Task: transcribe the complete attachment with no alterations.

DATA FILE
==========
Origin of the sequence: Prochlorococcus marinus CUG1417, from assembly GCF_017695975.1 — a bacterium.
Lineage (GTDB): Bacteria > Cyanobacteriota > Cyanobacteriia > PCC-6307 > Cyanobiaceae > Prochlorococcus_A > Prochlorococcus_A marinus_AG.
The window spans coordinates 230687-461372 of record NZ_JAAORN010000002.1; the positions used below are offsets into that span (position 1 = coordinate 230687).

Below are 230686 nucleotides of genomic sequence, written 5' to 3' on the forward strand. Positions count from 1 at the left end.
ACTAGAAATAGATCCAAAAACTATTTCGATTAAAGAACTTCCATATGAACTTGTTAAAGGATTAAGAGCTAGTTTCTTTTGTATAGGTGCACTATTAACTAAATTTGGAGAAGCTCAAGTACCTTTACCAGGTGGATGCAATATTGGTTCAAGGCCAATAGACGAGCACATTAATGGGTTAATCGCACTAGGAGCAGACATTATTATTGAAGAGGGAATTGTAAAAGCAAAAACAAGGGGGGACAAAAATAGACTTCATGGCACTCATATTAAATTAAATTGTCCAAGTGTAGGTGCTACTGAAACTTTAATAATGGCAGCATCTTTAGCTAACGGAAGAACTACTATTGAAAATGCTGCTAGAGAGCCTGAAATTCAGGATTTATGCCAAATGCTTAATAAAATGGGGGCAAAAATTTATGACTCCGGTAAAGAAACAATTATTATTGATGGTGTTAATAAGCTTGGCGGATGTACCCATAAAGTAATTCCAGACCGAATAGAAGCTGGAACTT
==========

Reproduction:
Origin of the sequence: Prochlorococcus marinus CUG1417, from assembly GCF_017695975.1 — a bacterium.
Lineage (GTDB): Bacteria > Cyanobacteriota > Cyanobacteriia > PCC-6307 > Cyanobiaceae > Prochlorococcus_A > Prochlorococcus_A marinus_AG.
The window spans coordinates 230687-461372 of record NZ_JAAORN010000002.1; the positions used below are offsets into that span (position 1 = coordinate 230687).

Below are 230686 nucleotides of genomic sequence, written 5' to 3' on the forward strand. Positions count from 1 at the left end.
ACTAGAAATAGATCCAAAAACTATTTCGATTAAAGAACTTCCATATGAACTTGTTAAAGGATTAAGAGCTAGTTTCTTTTGTATAGGTGCACTATTAACTAAATTTGGAGAAGCTCAAGTACCTTTACCAGGTGGATGCAATATTGGTTCAAGGCCAATAGACGAGCACATTAATGGGTTAATCGCACTAGGAGCAGACATTATTATTGAAGAGGGAATTGTAAAAGCAAAAACAAGGGGGGACAAAAATAGACTTCATGGCACTCATATTAAATTAAATTGTCCAAGTGTAGGTGCTACTGAAACTTTAATAATGGCAGCATCTTTAGCTAACGGAAGAACTACTATTGAAAATGCTGCTAGAGAGCCTGAAATTCAGGATTTATGCCAAATGCTTAATAAAATGGGGGCAAAAATTTATGACTCCGGTAAAGAAACAATTATTATTGATGGTGTTAATAAGCTTGGCGGATGTACCCATAAAGTAATTCCAGACCGAATAGAAGCTGGAACTT